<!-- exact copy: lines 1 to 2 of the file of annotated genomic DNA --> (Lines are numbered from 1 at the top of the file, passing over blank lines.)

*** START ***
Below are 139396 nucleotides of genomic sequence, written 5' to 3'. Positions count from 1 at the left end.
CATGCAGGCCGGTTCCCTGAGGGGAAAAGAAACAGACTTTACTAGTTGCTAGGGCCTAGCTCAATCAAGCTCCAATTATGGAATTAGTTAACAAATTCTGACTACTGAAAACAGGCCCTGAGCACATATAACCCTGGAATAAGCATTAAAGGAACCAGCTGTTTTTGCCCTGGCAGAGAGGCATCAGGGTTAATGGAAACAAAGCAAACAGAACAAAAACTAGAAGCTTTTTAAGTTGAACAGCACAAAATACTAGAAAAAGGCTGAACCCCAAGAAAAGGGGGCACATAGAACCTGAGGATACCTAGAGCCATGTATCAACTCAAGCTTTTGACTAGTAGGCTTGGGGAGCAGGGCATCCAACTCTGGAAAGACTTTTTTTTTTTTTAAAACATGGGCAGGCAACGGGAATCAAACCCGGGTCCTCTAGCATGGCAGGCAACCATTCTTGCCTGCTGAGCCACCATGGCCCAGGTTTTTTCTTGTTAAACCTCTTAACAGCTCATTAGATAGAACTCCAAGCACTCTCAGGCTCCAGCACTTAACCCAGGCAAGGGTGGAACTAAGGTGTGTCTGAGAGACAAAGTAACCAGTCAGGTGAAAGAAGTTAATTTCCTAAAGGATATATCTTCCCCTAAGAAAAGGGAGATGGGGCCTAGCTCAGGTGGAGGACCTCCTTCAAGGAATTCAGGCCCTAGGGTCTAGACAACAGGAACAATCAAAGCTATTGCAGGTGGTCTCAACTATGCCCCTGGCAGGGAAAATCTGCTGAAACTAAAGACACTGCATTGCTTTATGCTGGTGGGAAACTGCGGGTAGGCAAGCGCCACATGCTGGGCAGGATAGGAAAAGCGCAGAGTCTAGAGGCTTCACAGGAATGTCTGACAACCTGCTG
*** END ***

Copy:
Below are 139396 nucleotides of genomic sequence, written 5' to 3'. Positions count from 1 at the left end.
CATGCAGGCCGGTTCCCTGAGGGGAAAAGAAACAGACTTTACTAGTTGCTAGGGCCTAGCTCAATCAAGCTCCAATTATGGAATTAGTTAACAAATTCTGACTACTGAAAACAGGCCCTGAGCACATATAACCCTGGAATAAGCATTAAAGGAACCAGCTGTTTTTGCCCTGGCAGAGAGGCATCAGGGTTAATGGAAACAAAGCAAACAGAACAAAAACTAGAAGCTTTTTAAGTTGAACAGCACAAAATACTAGAAAAAGGCTGAACCCCAAGAAAAGGGGGCACATAGAACCTGAGGATACCTAGAGCCATGTATCAACTCAAGCTTTTGACTAGTAGGCTTGGGGAGCAGGGCATCCAACTCTGGAAAGACTTTTTTTTTTTTTAAAACATGGGCAGGCAACGGGAATCAAACCCGGGTCCTCTAGCATGGCAGGCAACCATTCTTGCCTGCTGAGCCACCATGGCCCAGGTTTTTTCTTGTTAAACCTCTTAACAGCTCATTAGATAGAACTCCAAGCACTCTCAGGCTCCAGCACTTAACCCAGGCAAGGGTGGAACTAAGGTGTGTCTGAGAGACAAAGTAACCAGTCAGGTGAAAGAAGTTAATTTCCTAAAGGATATATCTTCCCCTAAGAAAAGGGAGATGGGGCCTAGCTCAGGTGGAGGACCTCCTTCAAGGAATTCAGGCCCTAGGGTCTAGACAACAGGAACAATCAAAGCTATTGCAGGTGGTCTCAACTATGCCCCTGGCAGGGAAAATCTGCTGAAACTAAAGACACTGCATTGCTTTATGCTGGTGGGAAACTGCGGGTAGGCAAGCGCCACATGCTGGGCAGGATAGGAAAAGCGCAGAGTCTAGAGGCTTCACAGGAATGTCTGACAACCTGCTG